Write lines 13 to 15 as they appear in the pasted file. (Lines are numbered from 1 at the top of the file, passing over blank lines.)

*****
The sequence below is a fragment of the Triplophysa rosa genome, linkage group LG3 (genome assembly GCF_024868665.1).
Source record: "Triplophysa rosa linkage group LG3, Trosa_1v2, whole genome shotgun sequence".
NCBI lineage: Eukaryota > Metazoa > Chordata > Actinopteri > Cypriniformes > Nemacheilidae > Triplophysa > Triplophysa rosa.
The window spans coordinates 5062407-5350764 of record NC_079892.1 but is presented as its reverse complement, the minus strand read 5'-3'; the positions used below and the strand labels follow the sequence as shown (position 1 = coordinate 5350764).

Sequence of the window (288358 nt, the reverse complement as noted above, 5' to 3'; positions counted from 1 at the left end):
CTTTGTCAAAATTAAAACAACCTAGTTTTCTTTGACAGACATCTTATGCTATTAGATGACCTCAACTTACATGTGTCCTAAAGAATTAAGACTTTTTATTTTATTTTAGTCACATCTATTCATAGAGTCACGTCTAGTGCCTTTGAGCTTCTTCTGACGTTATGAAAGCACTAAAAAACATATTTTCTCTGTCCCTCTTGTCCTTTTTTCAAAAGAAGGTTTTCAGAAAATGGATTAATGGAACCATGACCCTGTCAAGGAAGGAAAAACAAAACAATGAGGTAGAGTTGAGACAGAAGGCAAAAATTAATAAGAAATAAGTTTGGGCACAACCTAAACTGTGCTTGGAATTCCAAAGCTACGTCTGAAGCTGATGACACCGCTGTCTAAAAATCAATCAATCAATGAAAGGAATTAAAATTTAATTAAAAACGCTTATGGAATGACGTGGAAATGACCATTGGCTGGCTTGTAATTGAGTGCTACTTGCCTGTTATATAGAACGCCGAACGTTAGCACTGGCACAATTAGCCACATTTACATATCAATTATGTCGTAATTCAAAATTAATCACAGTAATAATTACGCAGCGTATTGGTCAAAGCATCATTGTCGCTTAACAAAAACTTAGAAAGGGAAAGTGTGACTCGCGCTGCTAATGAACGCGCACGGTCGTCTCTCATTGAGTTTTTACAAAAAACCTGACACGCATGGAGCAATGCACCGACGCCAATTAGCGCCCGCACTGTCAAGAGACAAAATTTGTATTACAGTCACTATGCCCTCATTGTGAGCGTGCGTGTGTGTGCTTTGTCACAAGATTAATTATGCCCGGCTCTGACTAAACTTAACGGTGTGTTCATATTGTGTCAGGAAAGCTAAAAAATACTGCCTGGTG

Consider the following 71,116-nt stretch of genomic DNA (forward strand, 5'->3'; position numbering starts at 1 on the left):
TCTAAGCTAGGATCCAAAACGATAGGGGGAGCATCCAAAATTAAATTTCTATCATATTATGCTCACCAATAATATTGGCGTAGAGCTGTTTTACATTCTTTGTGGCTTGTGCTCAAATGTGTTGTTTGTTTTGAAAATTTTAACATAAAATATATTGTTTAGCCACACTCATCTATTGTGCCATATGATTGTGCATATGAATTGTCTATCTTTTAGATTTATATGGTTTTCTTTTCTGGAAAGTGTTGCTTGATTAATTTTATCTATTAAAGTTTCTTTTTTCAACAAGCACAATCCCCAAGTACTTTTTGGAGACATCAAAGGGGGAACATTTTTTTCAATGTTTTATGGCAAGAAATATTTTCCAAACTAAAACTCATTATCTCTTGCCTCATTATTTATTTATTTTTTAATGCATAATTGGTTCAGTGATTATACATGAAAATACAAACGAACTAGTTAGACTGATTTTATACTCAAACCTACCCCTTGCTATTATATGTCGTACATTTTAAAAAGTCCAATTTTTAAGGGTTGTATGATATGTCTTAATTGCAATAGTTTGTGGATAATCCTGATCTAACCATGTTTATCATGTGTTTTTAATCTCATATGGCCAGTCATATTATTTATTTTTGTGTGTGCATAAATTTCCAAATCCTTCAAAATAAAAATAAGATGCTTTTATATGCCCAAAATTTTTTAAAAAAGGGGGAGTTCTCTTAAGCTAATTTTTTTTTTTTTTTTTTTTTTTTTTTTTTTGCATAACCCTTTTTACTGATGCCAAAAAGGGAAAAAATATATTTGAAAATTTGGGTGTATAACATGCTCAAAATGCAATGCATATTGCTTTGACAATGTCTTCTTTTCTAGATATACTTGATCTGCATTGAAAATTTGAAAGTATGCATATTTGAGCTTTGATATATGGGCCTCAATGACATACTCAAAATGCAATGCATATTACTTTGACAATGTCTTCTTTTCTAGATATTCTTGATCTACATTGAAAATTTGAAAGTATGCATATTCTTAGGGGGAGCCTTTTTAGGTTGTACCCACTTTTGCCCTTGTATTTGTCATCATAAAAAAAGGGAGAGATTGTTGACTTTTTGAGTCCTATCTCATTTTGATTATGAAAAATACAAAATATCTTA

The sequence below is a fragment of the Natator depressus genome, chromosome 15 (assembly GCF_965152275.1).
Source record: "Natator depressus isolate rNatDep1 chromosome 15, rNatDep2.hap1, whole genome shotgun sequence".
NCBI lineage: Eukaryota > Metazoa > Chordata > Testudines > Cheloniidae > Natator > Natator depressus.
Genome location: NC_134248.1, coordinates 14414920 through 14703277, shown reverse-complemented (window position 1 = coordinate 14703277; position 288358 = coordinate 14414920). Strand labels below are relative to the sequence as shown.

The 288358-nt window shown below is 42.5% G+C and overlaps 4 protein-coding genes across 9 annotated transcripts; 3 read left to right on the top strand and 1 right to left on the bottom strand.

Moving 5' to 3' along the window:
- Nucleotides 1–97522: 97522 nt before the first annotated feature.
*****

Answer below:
The 288358-nt window shown below is 42.5% G+C and overlaps 4 protein-coding genes across 9 annotated transcripts; 3 read left to right on the top strand and 1 right to left on the bottom strand.

Moving 5' to 3' along the window:
- Nucleotides 1–97522: 97522 nt before the first annotated feature.